Federal prosecutors in NY will announce drug charges Thursday against Venezuelan President Nicolas Maduro and other government officials, sources familiar with the matter told ABC News.
A Justice Department spokeswoman, Kerri Kupec, declined to comment ahead of the news conference.
Maduro is unlikely to be arrested and tried in the United States, but Berman observed that the State Department has offered a $15 million reward for his capture. Together, the officials are accused of "facilitating shipments of narcotics from Venezuela" by air and sea.More news: Feds launch mandatory 14-day quarantine for all returning travellers
Attorney General William Barr announced the charges at the Justice Department in Washington with some officials in attendance and others connected via teleconference - precautions taken amid the coronavirus pandemic.
The indictments - filed against a sitting head of state - are a bold move.
The indictments against Maduro, a sitting head of state who isn't recognized by the US and dozens of other nations, would be the first since the USA issued charges against former Panamanian strongman Manuel Noriega.More news: Million People File Jobless Claims, Smashing Previous Record Amid COVID-19 Outbreak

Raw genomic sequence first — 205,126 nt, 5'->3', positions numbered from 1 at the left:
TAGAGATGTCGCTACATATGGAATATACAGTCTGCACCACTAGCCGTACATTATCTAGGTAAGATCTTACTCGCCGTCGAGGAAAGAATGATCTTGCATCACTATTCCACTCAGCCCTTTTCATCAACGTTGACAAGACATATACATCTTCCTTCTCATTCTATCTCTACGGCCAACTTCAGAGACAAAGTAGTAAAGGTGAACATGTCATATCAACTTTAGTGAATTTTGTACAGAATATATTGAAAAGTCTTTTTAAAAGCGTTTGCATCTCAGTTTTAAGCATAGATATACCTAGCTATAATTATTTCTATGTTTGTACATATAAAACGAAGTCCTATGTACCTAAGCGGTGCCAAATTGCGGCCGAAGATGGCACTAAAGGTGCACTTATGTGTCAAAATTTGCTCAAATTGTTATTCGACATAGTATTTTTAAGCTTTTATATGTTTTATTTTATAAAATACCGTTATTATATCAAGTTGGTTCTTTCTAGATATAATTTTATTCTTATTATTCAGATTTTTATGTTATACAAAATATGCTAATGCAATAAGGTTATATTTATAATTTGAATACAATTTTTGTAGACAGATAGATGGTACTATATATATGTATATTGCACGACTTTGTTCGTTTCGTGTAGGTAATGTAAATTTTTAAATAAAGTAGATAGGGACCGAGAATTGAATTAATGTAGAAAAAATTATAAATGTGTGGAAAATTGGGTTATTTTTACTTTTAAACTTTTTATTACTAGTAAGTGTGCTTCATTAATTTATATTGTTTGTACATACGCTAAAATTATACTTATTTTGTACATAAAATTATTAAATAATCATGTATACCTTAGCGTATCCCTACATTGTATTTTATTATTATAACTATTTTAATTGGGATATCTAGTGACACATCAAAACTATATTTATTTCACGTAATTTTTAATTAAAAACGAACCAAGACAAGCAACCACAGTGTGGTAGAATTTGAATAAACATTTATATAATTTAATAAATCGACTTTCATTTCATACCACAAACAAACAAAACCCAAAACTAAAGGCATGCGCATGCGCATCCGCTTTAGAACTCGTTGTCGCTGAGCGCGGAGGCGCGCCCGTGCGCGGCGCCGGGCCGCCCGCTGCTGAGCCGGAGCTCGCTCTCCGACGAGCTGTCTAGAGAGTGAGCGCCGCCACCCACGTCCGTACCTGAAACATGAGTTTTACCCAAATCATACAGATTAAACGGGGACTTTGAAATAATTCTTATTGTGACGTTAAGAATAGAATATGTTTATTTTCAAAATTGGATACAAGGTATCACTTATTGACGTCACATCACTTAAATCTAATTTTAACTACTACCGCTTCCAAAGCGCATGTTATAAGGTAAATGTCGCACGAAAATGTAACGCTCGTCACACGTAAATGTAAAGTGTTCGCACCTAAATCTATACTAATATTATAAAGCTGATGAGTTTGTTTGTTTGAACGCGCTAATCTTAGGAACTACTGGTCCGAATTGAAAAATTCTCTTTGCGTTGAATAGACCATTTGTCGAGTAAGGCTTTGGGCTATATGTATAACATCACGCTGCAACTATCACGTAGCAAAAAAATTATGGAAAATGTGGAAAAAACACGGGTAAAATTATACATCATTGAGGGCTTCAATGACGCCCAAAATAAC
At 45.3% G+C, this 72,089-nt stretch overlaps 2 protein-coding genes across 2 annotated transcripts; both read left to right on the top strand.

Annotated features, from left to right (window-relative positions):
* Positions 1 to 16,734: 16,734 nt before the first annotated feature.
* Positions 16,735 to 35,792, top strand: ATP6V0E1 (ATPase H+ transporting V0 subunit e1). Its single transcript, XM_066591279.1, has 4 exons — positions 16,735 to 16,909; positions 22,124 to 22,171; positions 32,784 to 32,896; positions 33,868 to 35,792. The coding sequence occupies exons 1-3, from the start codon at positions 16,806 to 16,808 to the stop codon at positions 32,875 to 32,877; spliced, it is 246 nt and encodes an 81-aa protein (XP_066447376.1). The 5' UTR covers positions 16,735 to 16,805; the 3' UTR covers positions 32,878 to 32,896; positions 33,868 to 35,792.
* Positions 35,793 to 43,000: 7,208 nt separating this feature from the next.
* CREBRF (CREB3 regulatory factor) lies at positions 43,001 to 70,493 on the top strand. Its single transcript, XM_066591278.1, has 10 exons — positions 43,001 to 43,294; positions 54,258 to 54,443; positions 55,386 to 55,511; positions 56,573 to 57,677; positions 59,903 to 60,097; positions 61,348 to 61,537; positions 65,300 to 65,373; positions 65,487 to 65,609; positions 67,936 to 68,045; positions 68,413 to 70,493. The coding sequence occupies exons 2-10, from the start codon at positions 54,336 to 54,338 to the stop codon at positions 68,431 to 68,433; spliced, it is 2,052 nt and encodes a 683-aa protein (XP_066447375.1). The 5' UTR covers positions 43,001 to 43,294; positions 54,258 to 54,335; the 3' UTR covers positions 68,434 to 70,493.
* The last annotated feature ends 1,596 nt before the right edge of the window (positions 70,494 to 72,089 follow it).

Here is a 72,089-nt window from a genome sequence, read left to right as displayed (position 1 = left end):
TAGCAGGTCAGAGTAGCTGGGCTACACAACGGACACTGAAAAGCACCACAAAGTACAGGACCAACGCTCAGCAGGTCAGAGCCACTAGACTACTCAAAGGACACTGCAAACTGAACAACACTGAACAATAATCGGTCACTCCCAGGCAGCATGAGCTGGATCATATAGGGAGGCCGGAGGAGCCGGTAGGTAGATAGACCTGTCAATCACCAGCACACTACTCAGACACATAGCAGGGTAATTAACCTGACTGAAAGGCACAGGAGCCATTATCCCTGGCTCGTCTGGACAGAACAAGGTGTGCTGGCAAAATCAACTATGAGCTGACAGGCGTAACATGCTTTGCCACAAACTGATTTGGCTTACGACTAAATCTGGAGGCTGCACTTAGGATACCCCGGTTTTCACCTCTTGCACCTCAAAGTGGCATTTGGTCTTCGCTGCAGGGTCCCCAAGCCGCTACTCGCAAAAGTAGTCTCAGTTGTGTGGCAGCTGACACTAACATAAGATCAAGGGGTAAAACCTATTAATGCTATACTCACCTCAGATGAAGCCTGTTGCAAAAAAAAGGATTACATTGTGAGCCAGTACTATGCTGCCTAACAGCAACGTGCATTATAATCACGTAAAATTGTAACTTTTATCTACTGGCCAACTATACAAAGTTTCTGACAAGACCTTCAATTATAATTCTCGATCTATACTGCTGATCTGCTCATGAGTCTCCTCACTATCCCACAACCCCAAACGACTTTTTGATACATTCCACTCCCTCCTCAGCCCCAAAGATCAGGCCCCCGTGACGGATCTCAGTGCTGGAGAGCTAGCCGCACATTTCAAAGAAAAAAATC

Maduro, however, kept the loyalty of his police and military, and remains in power in Caracas. Barr said that Maduro's regime gives the FARC, as the group is known, authority to fly drug-filled planes over Venezuelan airspace and safely manufacture cocaine on its territory.
Prosecutors allege that Maduro and the other Venezuelan officials named in the indictment "participated in a corrupt and violent narco-terrorism conspiracy" between the Venezuelan "Cartel of The Suns" and Colombia's Revolutionary Armed Forces group FARC, which is designated by the U.S.as a terrorist organization.
The indictment against Maduro, a sitting head of state, would be the first since the USA issued charges against former Panamanian strongman Manuel Noriega.More news: Joe Biden Cool To Idea Of Another Debate With Bernie Sanders